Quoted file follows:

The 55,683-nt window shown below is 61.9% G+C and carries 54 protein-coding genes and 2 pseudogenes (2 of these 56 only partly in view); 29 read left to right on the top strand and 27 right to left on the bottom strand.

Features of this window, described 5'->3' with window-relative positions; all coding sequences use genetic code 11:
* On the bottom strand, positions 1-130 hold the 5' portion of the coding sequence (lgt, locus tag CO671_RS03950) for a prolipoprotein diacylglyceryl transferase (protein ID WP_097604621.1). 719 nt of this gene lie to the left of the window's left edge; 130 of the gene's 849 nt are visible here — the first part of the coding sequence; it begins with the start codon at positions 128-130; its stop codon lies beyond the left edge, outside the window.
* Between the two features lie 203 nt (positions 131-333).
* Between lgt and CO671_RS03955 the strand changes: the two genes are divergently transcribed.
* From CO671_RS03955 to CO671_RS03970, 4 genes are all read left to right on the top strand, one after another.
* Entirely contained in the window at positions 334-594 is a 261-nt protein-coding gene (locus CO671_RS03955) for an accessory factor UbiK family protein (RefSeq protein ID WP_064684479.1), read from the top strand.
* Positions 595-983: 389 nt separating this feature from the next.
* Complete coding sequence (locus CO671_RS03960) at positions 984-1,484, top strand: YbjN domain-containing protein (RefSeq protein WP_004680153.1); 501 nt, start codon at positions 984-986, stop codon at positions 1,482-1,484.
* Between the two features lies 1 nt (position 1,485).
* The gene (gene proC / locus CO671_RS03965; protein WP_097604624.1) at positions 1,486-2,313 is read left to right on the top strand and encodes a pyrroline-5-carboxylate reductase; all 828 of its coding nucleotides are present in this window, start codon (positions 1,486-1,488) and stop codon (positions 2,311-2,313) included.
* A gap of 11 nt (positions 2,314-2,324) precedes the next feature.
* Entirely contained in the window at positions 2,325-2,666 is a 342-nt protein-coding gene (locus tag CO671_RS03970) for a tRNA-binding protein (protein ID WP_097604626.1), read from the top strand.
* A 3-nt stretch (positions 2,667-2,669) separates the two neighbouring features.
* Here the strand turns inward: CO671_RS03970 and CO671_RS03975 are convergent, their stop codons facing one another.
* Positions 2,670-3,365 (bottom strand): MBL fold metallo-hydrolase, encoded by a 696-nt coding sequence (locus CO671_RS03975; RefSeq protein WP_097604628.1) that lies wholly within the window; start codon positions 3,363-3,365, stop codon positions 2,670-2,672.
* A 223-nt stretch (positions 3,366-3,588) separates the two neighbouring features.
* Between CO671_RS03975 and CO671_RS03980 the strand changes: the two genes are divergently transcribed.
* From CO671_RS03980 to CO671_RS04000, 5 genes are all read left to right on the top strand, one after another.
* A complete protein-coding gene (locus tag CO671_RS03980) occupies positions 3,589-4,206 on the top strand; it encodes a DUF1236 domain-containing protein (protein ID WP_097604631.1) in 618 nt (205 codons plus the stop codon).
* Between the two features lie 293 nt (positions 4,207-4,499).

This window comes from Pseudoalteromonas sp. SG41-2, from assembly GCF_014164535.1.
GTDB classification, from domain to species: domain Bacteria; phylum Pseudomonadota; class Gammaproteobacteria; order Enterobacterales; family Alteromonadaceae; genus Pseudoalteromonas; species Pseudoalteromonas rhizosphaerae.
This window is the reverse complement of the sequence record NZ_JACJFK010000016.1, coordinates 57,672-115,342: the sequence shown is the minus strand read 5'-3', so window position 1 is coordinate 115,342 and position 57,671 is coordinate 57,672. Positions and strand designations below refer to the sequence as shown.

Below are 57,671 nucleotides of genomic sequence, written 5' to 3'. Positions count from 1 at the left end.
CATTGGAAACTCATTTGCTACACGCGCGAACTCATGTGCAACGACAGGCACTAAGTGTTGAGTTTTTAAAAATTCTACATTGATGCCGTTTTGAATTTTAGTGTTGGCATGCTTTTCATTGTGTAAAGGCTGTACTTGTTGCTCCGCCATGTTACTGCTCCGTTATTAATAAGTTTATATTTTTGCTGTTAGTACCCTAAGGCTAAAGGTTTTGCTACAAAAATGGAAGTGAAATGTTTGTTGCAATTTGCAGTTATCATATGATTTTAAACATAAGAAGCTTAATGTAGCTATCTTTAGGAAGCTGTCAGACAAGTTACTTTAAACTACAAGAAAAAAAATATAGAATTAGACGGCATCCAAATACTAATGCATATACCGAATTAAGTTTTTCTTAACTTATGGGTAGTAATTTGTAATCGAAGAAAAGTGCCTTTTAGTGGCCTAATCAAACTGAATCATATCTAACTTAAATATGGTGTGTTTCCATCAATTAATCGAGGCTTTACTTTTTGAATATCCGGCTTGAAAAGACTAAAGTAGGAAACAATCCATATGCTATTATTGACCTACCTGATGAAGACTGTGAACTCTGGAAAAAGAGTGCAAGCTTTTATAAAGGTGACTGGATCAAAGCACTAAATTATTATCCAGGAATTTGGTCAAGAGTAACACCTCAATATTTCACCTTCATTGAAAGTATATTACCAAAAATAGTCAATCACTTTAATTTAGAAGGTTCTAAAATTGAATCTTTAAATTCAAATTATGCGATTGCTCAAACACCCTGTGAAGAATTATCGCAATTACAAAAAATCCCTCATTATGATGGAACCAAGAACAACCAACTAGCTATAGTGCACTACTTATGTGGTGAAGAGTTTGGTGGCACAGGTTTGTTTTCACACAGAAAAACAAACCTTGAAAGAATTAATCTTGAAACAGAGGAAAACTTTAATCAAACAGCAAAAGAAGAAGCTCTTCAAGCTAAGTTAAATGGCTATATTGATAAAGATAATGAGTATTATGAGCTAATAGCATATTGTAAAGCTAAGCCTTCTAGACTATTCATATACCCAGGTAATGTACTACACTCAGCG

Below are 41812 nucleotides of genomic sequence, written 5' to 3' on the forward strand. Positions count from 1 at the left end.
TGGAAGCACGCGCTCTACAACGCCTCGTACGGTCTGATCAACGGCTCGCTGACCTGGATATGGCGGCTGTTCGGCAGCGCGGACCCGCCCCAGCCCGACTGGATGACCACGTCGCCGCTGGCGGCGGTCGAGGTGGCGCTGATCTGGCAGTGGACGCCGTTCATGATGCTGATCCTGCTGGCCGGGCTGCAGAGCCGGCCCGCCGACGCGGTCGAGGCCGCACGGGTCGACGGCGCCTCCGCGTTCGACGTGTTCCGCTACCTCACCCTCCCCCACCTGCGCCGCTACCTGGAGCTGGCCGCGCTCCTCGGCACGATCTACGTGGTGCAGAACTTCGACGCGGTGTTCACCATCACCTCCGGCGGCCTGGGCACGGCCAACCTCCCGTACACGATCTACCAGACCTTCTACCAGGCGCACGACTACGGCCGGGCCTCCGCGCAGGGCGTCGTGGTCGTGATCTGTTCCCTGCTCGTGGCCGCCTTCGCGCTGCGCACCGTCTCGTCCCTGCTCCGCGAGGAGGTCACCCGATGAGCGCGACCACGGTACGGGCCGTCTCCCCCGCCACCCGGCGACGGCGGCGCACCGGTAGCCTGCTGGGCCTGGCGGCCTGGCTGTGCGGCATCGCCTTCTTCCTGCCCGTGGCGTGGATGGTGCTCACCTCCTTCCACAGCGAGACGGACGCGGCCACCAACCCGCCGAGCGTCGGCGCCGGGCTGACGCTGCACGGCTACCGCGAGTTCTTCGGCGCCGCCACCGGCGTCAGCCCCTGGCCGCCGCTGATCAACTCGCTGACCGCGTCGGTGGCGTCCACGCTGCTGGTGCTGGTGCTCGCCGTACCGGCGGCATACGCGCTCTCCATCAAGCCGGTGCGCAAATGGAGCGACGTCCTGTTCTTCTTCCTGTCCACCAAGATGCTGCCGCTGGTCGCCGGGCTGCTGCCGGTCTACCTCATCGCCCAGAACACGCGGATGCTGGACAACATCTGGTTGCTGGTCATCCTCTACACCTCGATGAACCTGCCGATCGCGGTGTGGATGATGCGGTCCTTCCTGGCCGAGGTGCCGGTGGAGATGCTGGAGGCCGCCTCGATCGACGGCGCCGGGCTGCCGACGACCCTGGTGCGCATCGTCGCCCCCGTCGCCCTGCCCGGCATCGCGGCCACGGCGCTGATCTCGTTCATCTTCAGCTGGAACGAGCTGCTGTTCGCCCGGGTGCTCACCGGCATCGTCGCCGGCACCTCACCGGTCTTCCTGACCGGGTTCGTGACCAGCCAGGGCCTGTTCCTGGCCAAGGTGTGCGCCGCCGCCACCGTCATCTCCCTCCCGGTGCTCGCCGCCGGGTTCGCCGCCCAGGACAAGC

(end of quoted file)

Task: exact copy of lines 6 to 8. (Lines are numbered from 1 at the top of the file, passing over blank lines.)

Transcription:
* From CO671_RS03955 to CO671_RS03970, 4 genes are all read left to right on the top strand, one after another.
* Entirely contained in the window at positions 334-594 is a 261-nt protein-coding gene (locus CO671_RS03955) for an accessory factor UbiK family protein (RefSeq protein ID WP_064684479.1), read from the top strand.
* Positions 595-983: 389 nt separating this feature from the next.